"Blessed is the king who comes in the name of the Lord!"
Greetings in the Name of our Lord Jesus Christ!
I hope you are enjoying the burst of spring we have had this week. It feels like the trees and flowers finally figured out that winter is over (at least here in Pittsburgh, though maybe not in the Great Plains!) It finally feels more like it is time for Easter.
As we prepare to celebrate Palm Sunday, Holy Week, and Easter, I always think about the two side-by-side hills known as the Mount of Olives and Mt. Zion, on the top of which is the Temple Mount. The two are very close together with the Kidron Valley in between. Imagine standing on Mt. Washington and seeing another equal mountain in the place of downtown. Jesus had that kind of view of Jerusalem as he rode on his donkey's colt down the Mount of Olives and back up the other side toward the temple.
The two mountains and the valley between are something of a metaphor for Holy Week. It would be lovely if we could just go from the joyful shouts of Palm Sunday to the celebration of Easter. But as with Jesus' path, we can only go from one mountaintop to the other by traveling through a dark valley. And only with that valley can we appreciate the glories of the two mountains.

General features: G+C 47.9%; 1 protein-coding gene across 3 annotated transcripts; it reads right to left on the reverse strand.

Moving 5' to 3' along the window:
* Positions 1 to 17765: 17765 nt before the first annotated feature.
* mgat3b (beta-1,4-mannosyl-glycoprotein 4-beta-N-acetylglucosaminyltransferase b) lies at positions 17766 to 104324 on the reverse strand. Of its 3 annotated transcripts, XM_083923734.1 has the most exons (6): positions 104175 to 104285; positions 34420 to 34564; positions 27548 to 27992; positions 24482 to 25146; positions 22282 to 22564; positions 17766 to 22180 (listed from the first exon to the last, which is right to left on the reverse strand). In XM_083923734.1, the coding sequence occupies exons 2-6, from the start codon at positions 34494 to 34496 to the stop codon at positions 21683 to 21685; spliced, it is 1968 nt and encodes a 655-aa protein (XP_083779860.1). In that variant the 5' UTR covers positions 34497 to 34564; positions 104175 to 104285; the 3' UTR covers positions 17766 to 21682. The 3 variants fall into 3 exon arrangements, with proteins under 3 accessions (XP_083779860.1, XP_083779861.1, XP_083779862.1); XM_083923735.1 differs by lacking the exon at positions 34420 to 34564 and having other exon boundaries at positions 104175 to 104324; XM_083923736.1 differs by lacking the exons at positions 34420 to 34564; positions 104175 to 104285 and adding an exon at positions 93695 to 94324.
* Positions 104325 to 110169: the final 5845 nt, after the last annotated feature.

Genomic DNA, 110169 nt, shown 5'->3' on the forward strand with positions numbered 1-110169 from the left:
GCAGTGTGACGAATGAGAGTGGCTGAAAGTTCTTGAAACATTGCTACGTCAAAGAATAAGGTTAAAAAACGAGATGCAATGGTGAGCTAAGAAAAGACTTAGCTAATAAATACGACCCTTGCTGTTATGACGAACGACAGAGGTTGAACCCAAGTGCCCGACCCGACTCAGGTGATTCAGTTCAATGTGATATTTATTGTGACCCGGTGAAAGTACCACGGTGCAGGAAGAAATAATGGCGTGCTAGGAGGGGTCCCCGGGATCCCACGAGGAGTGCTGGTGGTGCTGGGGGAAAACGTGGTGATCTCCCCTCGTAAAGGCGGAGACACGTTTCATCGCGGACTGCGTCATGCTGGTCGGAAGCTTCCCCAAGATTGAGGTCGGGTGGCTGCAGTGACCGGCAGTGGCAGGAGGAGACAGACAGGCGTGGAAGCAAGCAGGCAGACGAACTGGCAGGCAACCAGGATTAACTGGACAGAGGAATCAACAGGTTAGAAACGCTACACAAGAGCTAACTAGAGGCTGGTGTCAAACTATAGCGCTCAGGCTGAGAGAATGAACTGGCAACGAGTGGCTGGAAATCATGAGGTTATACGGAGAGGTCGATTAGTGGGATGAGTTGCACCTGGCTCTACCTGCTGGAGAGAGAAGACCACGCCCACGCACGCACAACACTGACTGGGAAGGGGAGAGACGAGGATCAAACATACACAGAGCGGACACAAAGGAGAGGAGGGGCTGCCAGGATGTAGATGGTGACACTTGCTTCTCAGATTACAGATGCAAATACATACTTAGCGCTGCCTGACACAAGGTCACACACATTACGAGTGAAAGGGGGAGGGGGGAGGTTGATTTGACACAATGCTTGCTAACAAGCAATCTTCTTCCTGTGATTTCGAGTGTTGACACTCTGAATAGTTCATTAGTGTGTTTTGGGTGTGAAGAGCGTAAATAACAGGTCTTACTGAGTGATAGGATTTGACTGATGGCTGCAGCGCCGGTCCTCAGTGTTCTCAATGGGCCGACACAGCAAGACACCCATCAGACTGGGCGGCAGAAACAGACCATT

Palm Sunday is the living enactment of "Thy Kingdom Come." It is a human event at one point in time that declares a supernatural event of eternal value. Easter is even more - it is a supernatural event at one point in human history that reverses the power of both sin and death.
But celebrating Palm Sunday and Easter without Good Friday makes us forget the incredible sacrifice and cost Jesus paid to win the victory of Easter. Dietrich Bonhoeffer describes this as "cheap grace... preaching of forgiveness without requiring repentance... grace without the cross." Instead, we need to pursue costly grace. He writes,
"It is costly because it costs a man his life, and it is grace because it gives a man the only true life. It is costly because it condemns sin, and grace because it justifies the sinner. Above all, it is costly because it cost God the life of his Son: "ye were bought at a price," and what has cost God much cannot be cheap for us. Above all, it is grace because God did not reckon his Son too dear a price to pay for our life, but delivered him up for us. Costly grace is the Incarnation of God."
As we stand on the hilltop of the Mount of Olives and look to the triumph of Easter Sunday, let us not forget the heavy price paid for our sins in the valley of Holy Week. The victory cost a price that we ourselves could never pay. And through the blood of Jesus we are offered a treasure beyond imagining.
PS - Many thanks to all of you who helped make my Installation Service a joyful celebration! Thank you for welcoming my family and friends, and thanks especially to the Youth Group who completely stole the show!